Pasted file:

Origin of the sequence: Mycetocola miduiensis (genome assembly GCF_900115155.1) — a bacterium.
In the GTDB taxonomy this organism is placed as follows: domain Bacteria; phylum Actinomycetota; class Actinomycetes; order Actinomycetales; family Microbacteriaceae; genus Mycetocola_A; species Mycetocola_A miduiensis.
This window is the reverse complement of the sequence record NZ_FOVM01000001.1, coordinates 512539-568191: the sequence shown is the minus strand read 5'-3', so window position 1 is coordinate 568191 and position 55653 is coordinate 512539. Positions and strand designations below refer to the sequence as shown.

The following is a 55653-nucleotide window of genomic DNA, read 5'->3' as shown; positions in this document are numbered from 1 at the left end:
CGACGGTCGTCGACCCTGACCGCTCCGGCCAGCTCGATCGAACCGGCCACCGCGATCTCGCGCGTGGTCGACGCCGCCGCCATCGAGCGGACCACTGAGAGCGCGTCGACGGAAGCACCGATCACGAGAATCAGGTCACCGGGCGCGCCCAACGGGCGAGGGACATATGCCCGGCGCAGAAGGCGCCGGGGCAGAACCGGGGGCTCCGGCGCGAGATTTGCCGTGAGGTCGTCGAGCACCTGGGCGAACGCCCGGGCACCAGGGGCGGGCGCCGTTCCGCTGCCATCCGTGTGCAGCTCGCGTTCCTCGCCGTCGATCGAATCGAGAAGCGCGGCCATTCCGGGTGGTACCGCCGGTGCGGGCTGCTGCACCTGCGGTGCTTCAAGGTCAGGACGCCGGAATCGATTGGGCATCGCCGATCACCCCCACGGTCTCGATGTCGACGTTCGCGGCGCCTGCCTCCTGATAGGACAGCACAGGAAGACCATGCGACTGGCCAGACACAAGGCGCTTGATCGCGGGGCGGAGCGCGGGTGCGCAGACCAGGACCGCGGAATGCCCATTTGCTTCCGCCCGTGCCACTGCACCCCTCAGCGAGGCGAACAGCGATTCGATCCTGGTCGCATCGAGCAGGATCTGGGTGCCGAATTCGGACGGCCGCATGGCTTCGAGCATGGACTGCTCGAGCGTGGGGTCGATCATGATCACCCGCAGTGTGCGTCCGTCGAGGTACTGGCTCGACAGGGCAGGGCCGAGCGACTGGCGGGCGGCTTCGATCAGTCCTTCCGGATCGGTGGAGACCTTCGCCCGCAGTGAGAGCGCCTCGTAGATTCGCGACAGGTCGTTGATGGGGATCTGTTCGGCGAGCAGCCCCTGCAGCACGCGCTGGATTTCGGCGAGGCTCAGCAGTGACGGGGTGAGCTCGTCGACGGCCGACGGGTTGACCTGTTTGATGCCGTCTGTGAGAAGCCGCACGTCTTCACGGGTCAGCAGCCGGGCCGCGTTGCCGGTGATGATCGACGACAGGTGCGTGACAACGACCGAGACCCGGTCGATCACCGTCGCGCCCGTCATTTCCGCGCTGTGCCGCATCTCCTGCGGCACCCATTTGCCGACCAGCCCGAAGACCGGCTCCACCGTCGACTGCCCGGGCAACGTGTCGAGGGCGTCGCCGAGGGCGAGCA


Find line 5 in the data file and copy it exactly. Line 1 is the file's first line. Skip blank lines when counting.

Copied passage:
CGACGGTCGTCGACCCTGACCGCTCCGGCCAGCTCGATCGAACCGGCCACCGCGATCTCGCGCGTGGTCGACGCCGCCGCCATCGAGCGGACCACTGAGAGCGCGTCGACGGAAGCACCGATCACGAGAATCAGGTCACCGGGCGCGCCCAACGGGCGAGGGACATATGCCCGGCGCAGAAGGCGCCGGGGCAGAACCGGGGGCTCCGGCGCGAGATTTGCCGTGAGGTCGTCGAGCACCTGGGCGAACGCCCGGGCACCAGGGGCGGGCGCCGTTCCGCTGCCATCCGTGTGCAGCTCGCGTTCCTCGCCGTCGATCGAATCGAGAAGCGCGGCCATTCCGGGTGGTACCGCCGGTGCGGGCTGCTGCACCTGCGGTGCTTCAAGGTCAGGACGCCGGAATCGATTGGGCATCGCCGATCACCCCCACGGTCTCGATGTCGACGTTCGCGGCGCCTGCCTCCTGATAGGACAGCACAGGAAGACCATGCGACTGGCCAGACACAAGGCGCTTGATCGCGGGGCGGAGCGCGGGTGCGCAGACCAGGACCGCGGAATGCCCATTTGCTTCCGCCCGTGCCACTGCACCCCTCAGCGAGGCGAACAGCGATTCGATCCTGGTCGCATCGAGCAGGATCTGGGTGCCGAATTCGGACGGCCGCATGGCTTCGAGCATGGACTGCTCGAGCGTGGGGTCGATCATGATCACCCGCAGTGTGCGTCCGTCGAGGTACTGGCTCGACAGGGCAGGGCCGAGCGACTGGCGGGCGGCTTCGATCAGTCCTTCCGGATCGGTGGAGACCTTCGCCCGCAGTGAGAGCGCCTCGTAGATTCGCGACAGGTCGTTGATGGGGATCTGTTCGGCGAGCAGCCCCTGCAGCACGCGCTGGATTTCGGCGAGGCTCAGCAGTGACGGGGTGAGCTCGTCGACGGCCGACGGGTTGACCTGTTTGATGCCGTCTGTGAGAAGCCGCACGTCTTCACGGGTCAGCAGCCGGGCCGCGTTGCCGGTGATGATCGACGACAGGTGCGTGACAACGACCGAGACCCGGTCGATCACCGTCGCGCCCGTCATTTCCGCGCTGTGCCGCATCTCCTGCGGCACCCATTTGCCGACCAGCCCGAAGACCGGCTCCACCGTCGACTGCCCGGGCAACGTGTCGAGGGCGTCGCCGAGGGCGAGCA